The role was originated by Jessica Tandy, played on stage and screen by Vivien Leigh and has attracted major stars for almost 70 years including, most recently, Gillian Anderson whose portrayal won acclaim in London and can currently be seen in New York. Now, Maxine Peake is preparing to take on the part of Tennessee Williams’s troubled southern belle Blanche DuBois in A Streetcar Named Desire.
The production, at the Royal Exchange theatre in Manchester, continues Peake’s creative collaboration with Sarah Frankcom, who directed her as Hamlet in a 2014 production and as Caryl Churchill’s shape-shifting Skriker at the Manchester international festival last year.
Streetcar will start its five-week run on 8 September. Peake told the Guardian she and Frankcom are currently just “at the beginning of asking who Blanche is”. Commenting on the character’s enduring appeal for actors and audiences, she said: “Look at the people we are obsessed with in the press – people who have addictive personalities, people who seem to be on a self-destructive path … I have got a very perverse fascination with those sorts of characters.”
When asked if she has considered the character’s accent, Peake joked “We’re setting it in Bolton” before saying the production will keep the southern US setting of Williams’s 1947 play but perhaps not be set in its original era. Frankcom said their version “won’t be located in the naturalism of when it was written but it also won’t feel stridently contemporary. It will fit in its own world”.
Frankcom believes Williams’s characters are compelling because they have “a past, a present and a future”. She added: “There’s something about Blanche in particular. Any female theatre director is going to find her a really dazzling and attractive character but also quite troubling as well.” According to Frankcom, the play’s strength – and what makes it feel “unerringly new” in each production – is its depiction of the fragility of addiction. From her first scenes in the play, it is clear that Blanche is an alcoholic. “Williams wrote from the frontline of addiction himself,” said Frankcom.
Elia Kazan, who directed the play’s Broadway debut and the Oscar-nominated film version, once observed: “Tennessee Williams equals Blanche. He is Blanche.” The playwright became dependent on drugs and alcohol throughout his life. Peake said she will explore parallels between the dramatist and his creation by reading Williams’s memoirs and the acclaimed biography by John Lahr, Mad Pilgrimage of the Flesh.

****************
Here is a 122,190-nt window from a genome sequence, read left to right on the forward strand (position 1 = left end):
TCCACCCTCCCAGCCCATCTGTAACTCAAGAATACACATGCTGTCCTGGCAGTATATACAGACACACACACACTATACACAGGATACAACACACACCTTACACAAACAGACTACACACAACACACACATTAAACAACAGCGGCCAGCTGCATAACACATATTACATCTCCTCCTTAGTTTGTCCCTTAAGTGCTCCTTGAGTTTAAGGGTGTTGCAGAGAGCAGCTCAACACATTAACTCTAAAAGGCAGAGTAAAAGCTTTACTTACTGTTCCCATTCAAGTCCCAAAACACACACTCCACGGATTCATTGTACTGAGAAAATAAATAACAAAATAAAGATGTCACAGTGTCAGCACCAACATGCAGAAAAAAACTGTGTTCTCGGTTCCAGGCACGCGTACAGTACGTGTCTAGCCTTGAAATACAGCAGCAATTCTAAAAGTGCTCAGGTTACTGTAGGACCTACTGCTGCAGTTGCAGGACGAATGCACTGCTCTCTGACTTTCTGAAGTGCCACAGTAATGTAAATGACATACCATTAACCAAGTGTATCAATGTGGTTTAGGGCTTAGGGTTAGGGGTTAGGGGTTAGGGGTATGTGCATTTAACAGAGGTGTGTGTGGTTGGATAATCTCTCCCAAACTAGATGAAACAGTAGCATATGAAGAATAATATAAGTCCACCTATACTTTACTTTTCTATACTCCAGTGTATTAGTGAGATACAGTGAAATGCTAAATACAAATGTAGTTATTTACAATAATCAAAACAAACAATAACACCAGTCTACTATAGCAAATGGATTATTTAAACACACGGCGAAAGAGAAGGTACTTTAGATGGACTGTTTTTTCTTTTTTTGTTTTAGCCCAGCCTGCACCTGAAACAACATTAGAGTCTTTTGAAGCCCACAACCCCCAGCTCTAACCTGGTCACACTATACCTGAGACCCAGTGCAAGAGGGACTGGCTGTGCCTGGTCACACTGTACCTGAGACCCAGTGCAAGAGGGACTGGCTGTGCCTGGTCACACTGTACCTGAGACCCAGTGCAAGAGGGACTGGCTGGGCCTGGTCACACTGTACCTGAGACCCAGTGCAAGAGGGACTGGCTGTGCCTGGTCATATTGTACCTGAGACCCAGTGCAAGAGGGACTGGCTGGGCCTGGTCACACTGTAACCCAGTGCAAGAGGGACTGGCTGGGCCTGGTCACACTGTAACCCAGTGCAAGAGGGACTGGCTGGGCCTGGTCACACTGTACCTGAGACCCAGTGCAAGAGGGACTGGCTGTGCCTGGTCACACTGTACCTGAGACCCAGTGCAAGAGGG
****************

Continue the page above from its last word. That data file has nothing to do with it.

Streetcar is a rare excursion into American drama for Peake. She said: “I always thought I wasn’t the Tennessee Williams type. Perhaps I got that from drama school.” She remarked on the dangers of being pigeonholed and being told “what you can and can’t play” early on in your career. “You’ve just got to take hold of the reins yourself and say, ‘You know what? Actually, we’re all actors, we can all have a go.’”
Peake graduated from Rada in 1998 and found fame on TV: she starred in Victoria Wood’s sitcom Dinnerladies that year and went on to appear in Paul Abbott’s Channel 4 series Shameless and as Myra Hindley in See No Evil: The Moors Murders. Her recent credits in the theatre include writing a play about the cyclist Beryl Burton and starring at the Royal Court in London in Zinnie Harris’s dystopian drama How to Hold Your Breath. Later this month, she will be seen as the fairy queen Titania in a BBC1 version of A Midsummer Night’s Dream adapted by Russell T Davies.
Frankcom described Peake as “an actor who operates with the brakes off” and said that she thrives in an ensemble. “She has no sense of what she’s doing until she’s in a room with other people … That’s often very bracing, often quite scary. You don’t know where it’s going to end up. But it’s utterly thrilling.”
Frankcom said she started working with Peake “when I was relatively inexperienced. We’ve sort of grown up together. I have the great privilege of knowing that I can push her. Because of the way we have to work in the British theatre, you don’t have that long to rehearse. You need to arrive somewhere quite quickly. When you have an ongoing creative relationship with an actor you kind of have a head start.”
The majority of the pair’s collaborations have been staged at Manchester’s Royal Exchange, where Peake began her acting career in the youth theatre. Frankcom has been its artistic director since 2008 and Peake is now one of the theatre’s associate artists.
Although it seats about 700 people, it is an intimate space. “The audience are right there – they are sitting on the stage,” said Peake. “When we were doing Hamlet, one of the actors asked me if I had any tips for working at the Royal Exchange. I said: ‘Try and avoid the Asda bags on the front row on a Saturday matinee.’ They come in and plonk their shopping down and if you get a bit too carried away you can end up with someone’s week’s shopping around your ankles. But I love that … It feels like a comfortable space for the audience. It’s not them and us. We’re all in it together.”
Further casting for A Streetcar Named Desire will be announced at a later date. Additional details of the Royal Exchange’s new season will be released on Tuesday afternoon.